Yellowstone National Park

Humans have been enjoying all that Yellowstone has to offer for over 11,000 years. Indigenous tribes and bands of people lived within the area now known as Yellowstone Park long before its boundaries were ever defined and the land was ever protected by the government. Did you know that Yellowstone is also connected to the Pacific Northwest? The Salish people have oral histories of their ancestors at Yellowstone over 3,000 years ago, however, it wasn’t until 1872 that the Yellowstone National Park Protection Act established Yellowstone as the first ever national park.

According to the National Park Service, The Yellowstone National Park Protection Act says “the headwaters of the Yellowstone River … is hereby reserved and withdrawn from settlement, occupancy, or sale … and dedicated and set apart as a public park or pleasuring-ground for the benefit and enjoyment of the people.” In an era of expansion, the federal government had the foresight to set aside land deemed too valuable to develop.” On March 1st, 1872, President Grant signed into law the Yellowstone Protection Act, thus setting the precedent that lands could be reserved for the future and protected from the waste and degradation of resources.

What followed was a tumultuous time for the park. Vandals, poachers, and squatters plagued the park’s superintendents. With no real budget or manpower to police the area, Yellowstone Park suffered and was thought unsafe by the public. In addition to these issues, the American government was at war with several Native American tribes. On August 20th, 1886, the US Army took power of Yellowstone park and worked to relive the pressure from poachers whom had all but exterminated certain wildlife.


While this was occurring, 14 other national parks were established. They were independently administered and it soon became clear that the army could not provide the in-depth educational experience many visitors wished for. The parks were managed inconsistently and with a distinct lack of direction. This prompted the creation of the National Park Service in August of 1916.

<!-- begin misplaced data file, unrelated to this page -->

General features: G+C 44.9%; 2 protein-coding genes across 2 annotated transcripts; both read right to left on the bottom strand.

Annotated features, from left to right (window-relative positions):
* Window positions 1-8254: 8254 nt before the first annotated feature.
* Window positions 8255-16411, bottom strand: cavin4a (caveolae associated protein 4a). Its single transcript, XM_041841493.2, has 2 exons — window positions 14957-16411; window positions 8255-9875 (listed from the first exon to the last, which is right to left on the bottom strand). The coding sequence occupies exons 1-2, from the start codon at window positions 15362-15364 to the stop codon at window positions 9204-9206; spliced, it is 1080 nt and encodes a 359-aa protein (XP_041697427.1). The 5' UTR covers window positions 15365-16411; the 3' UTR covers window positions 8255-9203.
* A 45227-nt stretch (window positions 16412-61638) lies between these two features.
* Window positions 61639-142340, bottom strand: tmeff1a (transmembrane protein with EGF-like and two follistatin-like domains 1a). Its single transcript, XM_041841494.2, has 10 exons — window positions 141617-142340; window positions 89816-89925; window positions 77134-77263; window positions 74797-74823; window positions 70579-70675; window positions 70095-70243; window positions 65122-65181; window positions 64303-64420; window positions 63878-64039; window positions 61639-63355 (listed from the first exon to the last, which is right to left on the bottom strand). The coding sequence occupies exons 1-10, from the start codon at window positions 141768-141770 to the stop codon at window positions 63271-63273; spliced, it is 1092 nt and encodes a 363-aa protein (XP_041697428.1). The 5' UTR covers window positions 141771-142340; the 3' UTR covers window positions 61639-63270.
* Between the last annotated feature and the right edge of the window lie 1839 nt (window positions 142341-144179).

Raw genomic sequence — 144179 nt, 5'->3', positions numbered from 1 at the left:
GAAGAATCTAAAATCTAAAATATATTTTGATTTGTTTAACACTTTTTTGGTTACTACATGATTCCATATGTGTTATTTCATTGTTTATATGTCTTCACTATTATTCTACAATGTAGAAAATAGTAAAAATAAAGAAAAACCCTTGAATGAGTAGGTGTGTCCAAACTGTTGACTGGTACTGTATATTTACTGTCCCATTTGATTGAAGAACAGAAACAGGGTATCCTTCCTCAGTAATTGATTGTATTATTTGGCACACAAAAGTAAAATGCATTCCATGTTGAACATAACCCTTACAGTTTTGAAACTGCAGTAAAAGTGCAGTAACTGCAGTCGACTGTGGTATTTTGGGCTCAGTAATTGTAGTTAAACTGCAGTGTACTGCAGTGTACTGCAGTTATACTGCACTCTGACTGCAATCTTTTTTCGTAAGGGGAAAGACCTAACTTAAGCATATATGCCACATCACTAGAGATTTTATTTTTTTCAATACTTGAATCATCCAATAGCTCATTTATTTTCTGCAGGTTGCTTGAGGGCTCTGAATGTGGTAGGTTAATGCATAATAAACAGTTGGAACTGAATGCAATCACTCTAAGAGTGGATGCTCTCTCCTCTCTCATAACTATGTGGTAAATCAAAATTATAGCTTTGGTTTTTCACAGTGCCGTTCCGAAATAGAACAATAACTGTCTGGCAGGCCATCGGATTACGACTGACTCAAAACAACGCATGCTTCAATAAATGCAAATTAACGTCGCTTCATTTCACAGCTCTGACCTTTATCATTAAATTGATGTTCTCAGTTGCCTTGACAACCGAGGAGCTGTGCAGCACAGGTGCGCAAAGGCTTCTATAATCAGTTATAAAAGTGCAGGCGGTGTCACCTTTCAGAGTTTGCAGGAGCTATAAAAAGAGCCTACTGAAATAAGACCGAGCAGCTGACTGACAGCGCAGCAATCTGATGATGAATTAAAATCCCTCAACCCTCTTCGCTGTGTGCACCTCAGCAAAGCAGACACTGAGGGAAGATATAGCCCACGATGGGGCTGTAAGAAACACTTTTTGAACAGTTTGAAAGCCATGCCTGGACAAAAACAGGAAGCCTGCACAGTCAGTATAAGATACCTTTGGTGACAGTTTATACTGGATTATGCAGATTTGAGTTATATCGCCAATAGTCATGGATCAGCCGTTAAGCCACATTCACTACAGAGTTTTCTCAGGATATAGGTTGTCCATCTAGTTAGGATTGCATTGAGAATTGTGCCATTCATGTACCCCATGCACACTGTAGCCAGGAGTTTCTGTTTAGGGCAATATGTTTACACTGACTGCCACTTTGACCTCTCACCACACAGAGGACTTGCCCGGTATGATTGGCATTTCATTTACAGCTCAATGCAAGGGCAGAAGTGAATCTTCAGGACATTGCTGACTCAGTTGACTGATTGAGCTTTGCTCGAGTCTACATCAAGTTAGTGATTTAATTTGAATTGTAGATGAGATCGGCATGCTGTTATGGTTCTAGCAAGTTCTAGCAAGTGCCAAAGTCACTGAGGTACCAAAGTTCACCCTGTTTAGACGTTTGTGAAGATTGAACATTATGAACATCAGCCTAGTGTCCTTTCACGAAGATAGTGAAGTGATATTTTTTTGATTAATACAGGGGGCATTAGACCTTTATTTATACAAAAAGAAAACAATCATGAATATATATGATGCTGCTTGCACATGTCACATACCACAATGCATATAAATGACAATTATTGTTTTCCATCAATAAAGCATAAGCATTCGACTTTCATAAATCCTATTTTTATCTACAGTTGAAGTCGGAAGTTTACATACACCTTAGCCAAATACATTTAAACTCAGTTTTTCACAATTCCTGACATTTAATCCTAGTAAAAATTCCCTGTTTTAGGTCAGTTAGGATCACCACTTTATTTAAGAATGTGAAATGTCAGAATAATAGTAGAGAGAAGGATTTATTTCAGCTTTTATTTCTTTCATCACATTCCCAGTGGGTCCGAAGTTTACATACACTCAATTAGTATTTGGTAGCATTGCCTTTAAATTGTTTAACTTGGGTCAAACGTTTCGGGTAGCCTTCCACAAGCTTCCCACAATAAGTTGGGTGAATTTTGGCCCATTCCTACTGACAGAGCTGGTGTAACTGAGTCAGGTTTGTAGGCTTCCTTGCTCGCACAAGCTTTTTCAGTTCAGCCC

Today, Yellowstone exists predominantly in Wyoming and also in parts of Montana and Idaho.  The park spans an area of over 3,400 square miles. What sets Yellowstone apart is arguable the great variety of naturally occurring features within the park. Yellowstone is home to lakes, canyons, mountain ranges, rivers, the largest supervolcano on the continent, and countless species of fish, plants and wildlife. The bison herd in Yellowstone is the oldest and largest public bison herd in the United States. Wolves, elk, and grizzly bears are also found in the park. Yellowstone National Park has one of the largest forests of petrified wood due to the caldera, or volcanic crater, within the park. There are nearly 300 waterfalls in the park, ranging from 15 feet to 308 feet!

The park sits on the Yellowstone Plateau at an elevation of 8,000 feet above sea level. The highest summit on the plateau is Mount Washburn at 10,243 feet. The Washburn Range is one of two mountain ranges that resides completely within the boundaries of the park. In 1870, Mount Washburn got its name from one of the leaders of the first expedition to summit this mountain, Henry D. Washburn. Now Mount Washburn is home to one of three fire lookout towers within the park. Though there are two trails, climbing Mount Washburn is quite popular and the trails can get crowded.

During the same expedition that would later give Mount Washburn its name, Old Faithful also received its moniker. Erupting with clockwork consistency every 44 to 125 minutes, Old Faithful is the most famous geothermal geyser.

Yellowstone National Park is not only the oldest of our national parks, it is also one of the most well-known. Regardless of what your favorite recreational activity is, it is likely that Yellowstone can accomodate your every outdoor wish. Yellowstone is DEFINITELY in our top parks to visit!